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Salem Witch Trials

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katelyn oliver

on 25 August 2015

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Transcript of Salem Witch Trials

Salem Witch Trials
Origins of the Salem Witch Trials
The Process of Putting a Witch on Trial
Executing Witches

Witch way would the witch die?
In Salem, Massachusetts, more than two-hundred people were accused of being witches, (smithsonianmag.com). Twenty of these people were executed, and at least another four died awaiting trial (law2.umkc.edu).
The stories of witches being executed by being burned at the stake is a myth in the case of Salem. This myth is most likely inspired by European witch trials where this type of execution was common (history.com).
Works Cited
Instead, accused witches were hanged at the gallows on Gallows Hill in Salem (history.com).
Witch way would the witch die? Continued..
One of the accused, a man named Giles Corey, was executed by pressing, or crushing (history.com).
Other accused witches died in prison while awaiting trial (history.com).
Belief in witches and the supernatural had been around long before the Salem Witch Trials in 1692.
The idea of witches had existed since the 14th century in Europe.

These beliefs had since been spread to colonial New England (Ushistory.org).
The Court System


The three accused witches were tried before the magistrates Johnathan Corwan, and John Hathorne.
As they were tried the afflicted feel screaming and writhing to the floor, and were afflicted by uncontrollable spasms.
Good and Osborn denied being witches, while Tituba confessed and claimed that there were other witches acting with her.
In May 1692 the Governor of Massachusetts established the Court of Oyer and Terminer to try accused witches. They
were allowed to use spectral evidence in there cases, and as a result many people were convicted with witchcraft

The Court System


The three accused witches were tried before the magistrates Johnathan Corwan, and John Hathorne.
As they were tried the afflicted fell screaming and writhing to the floor, and were afflicted by uncontrollable spasms.
Good and Osborn denied being witches, while Tituba confessed and claimed that there were other witches acting with her.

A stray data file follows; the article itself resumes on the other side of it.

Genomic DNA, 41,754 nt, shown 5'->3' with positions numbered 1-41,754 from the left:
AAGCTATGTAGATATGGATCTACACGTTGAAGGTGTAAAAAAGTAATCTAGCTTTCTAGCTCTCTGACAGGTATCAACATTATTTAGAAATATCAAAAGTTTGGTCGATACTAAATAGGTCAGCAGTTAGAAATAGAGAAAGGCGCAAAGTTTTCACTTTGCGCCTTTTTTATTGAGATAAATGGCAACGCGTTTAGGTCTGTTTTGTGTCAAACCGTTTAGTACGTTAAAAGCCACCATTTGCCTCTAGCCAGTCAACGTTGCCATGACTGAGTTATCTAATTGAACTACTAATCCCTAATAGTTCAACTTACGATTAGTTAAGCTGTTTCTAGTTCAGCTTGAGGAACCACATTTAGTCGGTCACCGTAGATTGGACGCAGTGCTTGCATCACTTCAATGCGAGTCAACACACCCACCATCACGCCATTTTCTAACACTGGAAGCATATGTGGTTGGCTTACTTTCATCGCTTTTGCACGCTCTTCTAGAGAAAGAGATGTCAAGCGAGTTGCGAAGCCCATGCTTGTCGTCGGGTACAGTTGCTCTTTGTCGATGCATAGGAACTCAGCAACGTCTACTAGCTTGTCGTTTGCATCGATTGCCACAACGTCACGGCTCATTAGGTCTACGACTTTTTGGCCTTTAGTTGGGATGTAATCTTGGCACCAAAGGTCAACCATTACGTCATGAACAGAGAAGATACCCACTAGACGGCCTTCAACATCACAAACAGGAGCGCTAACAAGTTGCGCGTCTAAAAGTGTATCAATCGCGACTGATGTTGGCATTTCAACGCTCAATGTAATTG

In May 1692 the Governor of Massachusetts established the Court of Oyer and Terminer to try accused witches. They were allowed to use spectral evidence in there cases, and as a result many people were convicted with witchcraft (history.com).

Witch Cakes


One method of proving a witches guilt was by using a witch cake.
In this method a cake was made using rye meal, and the urine of the accursed person.
This cake would then be fed to dogs, and if the witch cried out in agony as the dog bit it then, they were witches (listverse.com).
Forced Confession by Dunking

This method was used for people who did not confess to being a witch, but who were under heavy suspicion.
In this method to prove guilt the accused would be tied and dunked in a river or pond over and over again.
Through repeated cycles of this torture the accused would confess to being witches just to escape the pain (listverse.com).
Origins Continued
Many people were on-edge at this point in time, making the soon-to-come idea of witches living among them even more frightening (history.com).
The after-effects of the British war with France, a recent smallpox epidemic, and fear of neighboring Native Americans left the colonials fearful and suspicious of neighbors and outsiders.
Origins Continued
People first began worrying about the possibility of witches in Salem when a doctor, William Griggs, diagnosed a young girl with bewitchment.
She, along with other girls in the area, were experiencing symptoms of uncontrollable screaming and violent contortions (law2.umkc.edu).
We now know that these symptoms were most likely caused by a sickness spread from a bad rye crop (bonappetit.com).
A Caribbean slave, Tituba, and two other women, Sarah Good and Sarah Osborn, were accused of bewitching the girls, and were arrested (history.com).
The end of the Trials
How to convict a Witch
"A Brief History of the Salem Witch Trials." Smithsonian. Ed. A & E Television Networks. A&E
Television Networks, 2015. Web. 21 Aug. 2015.
Brooks, Rebecca Beatrice. "The Salem Wticg Trials." Historyofmassachusetts.org. N.p., 18 Aug.
2011. Web. 23 Aug. 2015.
Dean, Sam. "How a Bad Rye Crop Might Have Caused the Salem Witch Trials." Bonappetit.com.
Sam Dean, 17 Oct. 2012. Web. 22 July 2015.
Networks, A & E Television. "Were Witches Burned at the Stake during the Salem Witch Trials?"
History.com. A&E Television Networks, 2015. Web. 21 Aug. 2015.
"Salem Witch Trials." History.com. Ed. A & E Television Networks. A&E Television Networks,
2015. Web. 21 Aug. 2015.
"Salem Witch Trials." History.com. Ed. Imagine Easy Solutions. Imagine Easy Solutions, 2015.
Web. 21 Aug. 2015.
"Salem Witchcraft Trials: List of Dead and Death Warrant." Salem Witchcraft Trials: List of Dead
and Death Warrant. N.p., n.d. Web. 23 Aug. 2015.
Thomas, Ryan. "10 Tests For Guilt at the Salem Witch Trials." Listverse.com. Ryan Thomas, 7 July
2012. Web. 22 Aug. 2015.
"Witchcraft in Salem." Ushistory.org. Ed. Independence Hall Association. Independence Hall
Association, 2008. Web. 21 Aug. 2015.

The end of the trials was brought about when people began to doubt so many could be accused of witchcraft and that innocent people were being executed.
Locals began speaking out against the trials and spectral evidence was declared unacceptable.
Soon after, the last of the executions were performed and the rest of the imprisoned were freed due to lack of real evidence (historyofmassachusetts.org).
(the Monty Python version)
Full transcript